To broaden the impact of their efforts the Cleveland Dental Society inaugurated the Mouth Hygiene Campaign at the Grays Armory in May 1910. For the next six years the clinics operated by the campaign faced constant financial worries and an uncertain future. These concerns ended in 1916 when the Board of Education took over the school clinics, while the Mouth Hygiene Association came under the sponsorship of the Cleveland Federation for Charity and Philanthropy and maintained clinics at three city health centers or dispensaries.
Cleveland Mouth Hygiene Association float in the
Photo right: Community Fund Parade, Nov. 23, 1919.
After 1916 the Cleveland dental hygiene movement gradually outgrew its relief or charity orientation. Its goal became prevention of poor dental health through better public understanding of proper mouth hygiene. Displays, health fairs, and parades carried this message to a city-wide audience.
Prevention became the chief emphasis of the dental hygiene program in Cleveland city schools. Since the Board of Education was not authorized to administer charity to the poor, it restricted its efforts to dental examinations beginning in 1924. Thereafter the school clinics served to examine and clean the teeth of six year old children and referred them to private dentists and municipal clinics for care of dental problems. The period of charity care in the schools had come to an end.
The basic equipment of the modern dental offices was introduced between 1900 and 1920. In these two decades dentists adopted the dental unit (drill, light, spittoon, power supply), chair, and dental instrument cabinet that were the direct forerunners of today's equipment. Between 1920 and 1960 the dentist's office furnishings remained essentially the same, despite changes of décor that simply reflected shifts in popular taste.
To raise badly needed money for its educational campaign, the Mouth Hygiene Association produced a dental cream called MOGENE in 1914. A portion of the revenue from the sale of "the finest dental cream that chemical, medical and dental science has produced," was applied to oral hygiene work in the community where the cream was sold. The cream was packaged with a five page instruction booklet, excerpts of which are shown here.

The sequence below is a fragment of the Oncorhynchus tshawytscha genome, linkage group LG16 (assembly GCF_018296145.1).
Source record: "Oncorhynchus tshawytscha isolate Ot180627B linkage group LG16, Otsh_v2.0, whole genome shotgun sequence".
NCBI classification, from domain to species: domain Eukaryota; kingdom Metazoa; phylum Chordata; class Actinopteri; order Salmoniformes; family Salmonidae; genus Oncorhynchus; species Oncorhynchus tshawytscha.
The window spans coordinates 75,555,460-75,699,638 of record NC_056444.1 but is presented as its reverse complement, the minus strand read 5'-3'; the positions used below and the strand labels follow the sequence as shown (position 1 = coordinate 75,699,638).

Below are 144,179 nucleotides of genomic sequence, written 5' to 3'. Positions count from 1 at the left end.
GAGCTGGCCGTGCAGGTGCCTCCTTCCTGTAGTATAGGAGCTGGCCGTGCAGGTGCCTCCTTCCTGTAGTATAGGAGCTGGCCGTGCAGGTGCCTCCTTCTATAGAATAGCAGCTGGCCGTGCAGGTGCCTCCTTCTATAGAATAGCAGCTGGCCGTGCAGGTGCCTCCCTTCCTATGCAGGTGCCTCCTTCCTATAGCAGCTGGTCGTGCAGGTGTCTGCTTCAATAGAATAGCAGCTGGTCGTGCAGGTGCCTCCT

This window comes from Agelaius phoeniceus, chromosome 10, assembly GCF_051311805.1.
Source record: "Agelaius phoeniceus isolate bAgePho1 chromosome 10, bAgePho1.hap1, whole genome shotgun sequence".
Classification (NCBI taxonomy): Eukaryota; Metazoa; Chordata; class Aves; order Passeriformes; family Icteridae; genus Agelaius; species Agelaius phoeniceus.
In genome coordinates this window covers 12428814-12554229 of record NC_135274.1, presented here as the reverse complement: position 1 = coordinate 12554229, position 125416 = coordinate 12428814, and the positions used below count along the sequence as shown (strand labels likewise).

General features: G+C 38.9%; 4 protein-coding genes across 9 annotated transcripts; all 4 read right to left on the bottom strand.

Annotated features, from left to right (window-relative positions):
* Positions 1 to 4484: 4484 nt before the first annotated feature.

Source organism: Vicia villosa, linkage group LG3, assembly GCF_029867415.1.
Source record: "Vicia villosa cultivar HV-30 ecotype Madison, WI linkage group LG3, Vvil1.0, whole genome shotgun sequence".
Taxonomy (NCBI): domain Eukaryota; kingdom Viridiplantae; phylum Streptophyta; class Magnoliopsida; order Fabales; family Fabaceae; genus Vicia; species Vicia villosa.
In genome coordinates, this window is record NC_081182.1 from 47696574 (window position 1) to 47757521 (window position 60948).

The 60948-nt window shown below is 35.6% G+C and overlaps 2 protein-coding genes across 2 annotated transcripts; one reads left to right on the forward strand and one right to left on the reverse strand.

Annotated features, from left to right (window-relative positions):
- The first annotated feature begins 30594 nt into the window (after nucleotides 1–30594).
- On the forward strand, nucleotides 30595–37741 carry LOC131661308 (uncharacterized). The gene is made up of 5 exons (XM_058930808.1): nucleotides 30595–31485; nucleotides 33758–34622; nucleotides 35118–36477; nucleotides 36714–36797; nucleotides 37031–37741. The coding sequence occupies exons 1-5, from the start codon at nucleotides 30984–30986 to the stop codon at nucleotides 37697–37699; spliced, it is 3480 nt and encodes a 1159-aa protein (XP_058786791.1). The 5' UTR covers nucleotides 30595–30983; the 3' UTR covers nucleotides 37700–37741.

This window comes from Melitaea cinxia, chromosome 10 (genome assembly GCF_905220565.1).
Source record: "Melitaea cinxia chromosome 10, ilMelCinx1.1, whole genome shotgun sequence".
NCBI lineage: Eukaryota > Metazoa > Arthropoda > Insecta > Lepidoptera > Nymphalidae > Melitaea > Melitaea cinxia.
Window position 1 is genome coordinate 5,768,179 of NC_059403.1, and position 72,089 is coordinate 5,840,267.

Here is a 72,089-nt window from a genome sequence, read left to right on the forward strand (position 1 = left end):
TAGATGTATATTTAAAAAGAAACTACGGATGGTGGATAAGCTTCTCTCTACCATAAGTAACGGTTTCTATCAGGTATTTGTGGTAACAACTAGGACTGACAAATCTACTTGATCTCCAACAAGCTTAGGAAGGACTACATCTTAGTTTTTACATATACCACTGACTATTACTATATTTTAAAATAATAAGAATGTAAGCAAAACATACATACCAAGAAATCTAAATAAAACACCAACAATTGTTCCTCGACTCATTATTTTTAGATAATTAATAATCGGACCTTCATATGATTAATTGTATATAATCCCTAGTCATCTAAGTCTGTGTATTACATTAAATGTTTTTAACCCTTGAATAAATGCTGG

A dental examination in 1910 involved careful probing with instruments and visual scrutiny of the patient's teeth. X-ray examination, so commonplace today, did not become routine until after 1920. Following the initial examination, the dentist or dental assistant scraped teeth with a scalar, used floss to clear spaces between teeth, and finished cleaning with and abrasive polish.
Painless dentistry became a reality in the first decade of the twentieth century. The principal advances that made this possible included electric motors to power high speed drills and new local anesthetics, particularly Novocain.
Before 1900 almost all dentists used dental drills driven by a foot treadle, much like early sewing machines. Electric motors first became available in the 1870s but were not used extensively in dentistry before 1900. At that time several manufacturers offered compact, high speed electric motors to power dental drills. Increased speed and continuous operation enabled dentists to work more quickly and smoothly, with less discomfort for the patient. This basic form of dental hygiene remained popular until the late 1950s, when the drills were replaced by air-driven turbine drills.